Poll mistake complicates Midtown vote

Kyle Hopkins,Rosemary Shinohara
BOB HALLINEN / Anchorage Daily News Anchorage mayor Dan Sullivan, and Assembly member Sheila Selkregg congratulate assembly candidate Ernie Hall and talk about working together at Election Central in the Egan Center for the Municipal elections on Tuesday April 6, 2010. 100406

The tight Midtown Assembly race took an odd twist Wednesday when the city clerk said she'll have to throw out as many as 175 votes in the race between former Assemblyman Dick Traini and conservative Andy Clary because of a mix-up at a downtown precinct.

The problem? Downtown voters casting ballots on Election Day at the Anchorage Senior Center were mistakenly given Midtown ballots featuring the Traini-Clary contest, said City Clerk Barbara Gruenstein.

Those votes will be subtracted from the Midtown tally at 1:30 p.m. today at City Hall, Gruenstein said.

Traini led Clary by 248 votes at the end of election night. But Clary drew within 183 votes on Wednesday as election officials counted a batch of absentee ballots.

The new count shows Traini with 2,947 votes and Clary with 2,764. That edge could shrink again by this afternoon.

There was no downtown Assembly race this year, so downtown voters should only have been casting ballots for School Board members and bonds. Instead, the Precinct 535 workers gave 175 Midtown ballots to downtown voters at the senior center.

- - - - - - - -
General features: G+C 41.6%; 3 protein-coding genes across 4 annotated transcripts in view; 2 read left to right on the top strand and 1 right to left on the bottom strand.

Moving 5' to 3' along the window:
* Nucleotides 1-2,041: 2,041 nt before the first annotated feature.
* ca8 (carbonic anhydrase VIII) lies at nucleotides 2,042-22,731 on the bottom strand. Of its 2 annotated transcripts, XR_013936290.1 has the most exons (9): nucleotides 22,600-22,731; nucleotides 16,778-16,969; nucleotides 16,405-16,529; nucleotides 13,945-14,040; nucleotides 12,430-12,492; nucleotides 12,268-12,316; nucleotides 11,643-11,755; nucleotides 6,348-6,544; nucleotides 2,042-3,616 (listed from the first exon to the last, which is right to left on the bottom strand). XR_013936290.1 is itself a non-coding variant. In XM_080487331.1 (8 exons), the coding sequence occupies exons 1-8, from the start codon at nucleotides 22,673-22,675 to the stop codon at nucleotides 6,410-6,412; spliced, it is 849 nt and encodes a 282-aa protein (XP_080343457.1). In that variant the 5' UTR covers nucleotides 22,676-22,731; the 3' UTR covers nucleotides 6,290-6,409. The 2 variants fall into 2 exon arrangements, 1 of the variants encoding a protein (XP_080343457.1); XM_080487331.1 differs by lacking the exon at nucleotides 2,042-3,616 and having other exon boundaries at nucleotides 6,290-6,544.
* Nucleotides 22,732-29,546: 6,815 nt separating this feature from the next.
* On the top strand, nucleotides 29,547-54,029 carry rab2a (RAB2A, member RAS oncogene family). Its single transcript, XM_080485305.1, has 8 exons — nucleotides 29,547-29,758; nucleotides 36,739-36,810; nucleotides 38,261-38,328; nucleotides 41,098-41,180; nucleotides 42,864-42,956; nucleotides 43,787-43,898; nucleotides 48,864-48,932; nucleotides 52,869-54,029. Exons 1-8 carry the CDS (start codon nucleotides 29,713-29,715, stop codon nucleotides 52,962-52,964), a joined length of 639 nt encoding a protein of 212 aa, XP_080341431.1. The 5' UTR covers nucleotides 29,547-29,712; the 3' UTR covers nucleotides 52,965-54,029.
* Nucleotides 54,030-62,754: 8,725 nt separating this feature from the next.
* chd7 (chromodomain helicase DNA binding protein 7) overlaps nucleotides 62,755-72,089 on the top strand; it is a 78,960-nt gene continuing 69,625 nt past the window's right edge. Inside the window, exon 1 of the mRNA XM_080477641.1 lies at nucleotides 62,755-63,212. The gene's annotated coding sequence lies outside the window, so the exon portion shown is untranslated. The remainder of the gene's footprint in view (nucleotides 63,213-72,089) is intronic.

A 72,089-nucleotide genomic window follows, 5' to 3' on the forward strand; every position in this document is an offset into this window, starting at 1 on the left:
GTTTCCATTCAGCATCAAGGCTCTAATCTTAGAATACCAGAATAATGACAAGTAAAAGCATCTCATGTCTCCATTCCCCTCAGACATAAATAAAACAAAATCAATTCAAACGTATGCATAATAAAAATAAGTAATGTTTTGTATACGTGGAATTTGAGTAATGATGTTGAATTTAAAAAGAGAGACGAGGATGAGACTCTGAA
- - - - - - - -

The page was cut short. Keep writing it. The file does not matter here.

Gruenstein said she didn't know the name of the chairperson responsible for the precinct.

"We bring in all these people and we try to train them, and I presume it was a mistake," she said.

The precinct, known as the Merrill Field precinct, includes a section of Midtown that's so small no one actually lives there, Gruenstein said. Therefore, all voters at the precinct should have received downtown ballots, she said.

Asked if similar errors have been made in the past, Gruenstein said this "is the first time we know about it."

Not everyone who received one of the erroneous ballots necessarily cast a vote in the Midtown race, though downtown voters tend to favor liberal candidates over conservatives.

That could help Clary, who campaigned as a more conservative alternative to Traini, who positions himself as a moderate.

Some voters called the city to say they'd been given the wrong ballot, and an election worker told the deputy city clerk about the ballot problem Wednesday, Gruenstein said. An unknown number of absentee ballots that are still out and 1,480 questioned ballots citywide will be counted April 16, Gruenstein said.

In four other Assembly races, incumbents Debbie Ossiander of Eagle River-Chugiak and Jennifer Johnston of South Anchorage, and newcomers Paul Honeman of East Anchorage and Ernie Hall of West Anchorage all scored definitive wins.

Mayor Dan Sullivan, who supported Hall, Clary and Adam Trombley -- the conservative opponent of Honeman -- said he thinks the new members won't shift the Assembly one way or the other. "It's still going to be a fairly even body," he said Wednesday.

The existing Assembly sometimes votes 6-5, with liberal-leaning members on the dominant side.

The three new members who will take office on April 20 all call themselves nonpartisan.

"If Traini prevails, he's a known commodity -- a straight shooter," said Sullivan. "Ernie Hall is really a pragmatist. ... Paul Honeman served the city for 31 years, and has that perspective." Honeman is a retired police officer.

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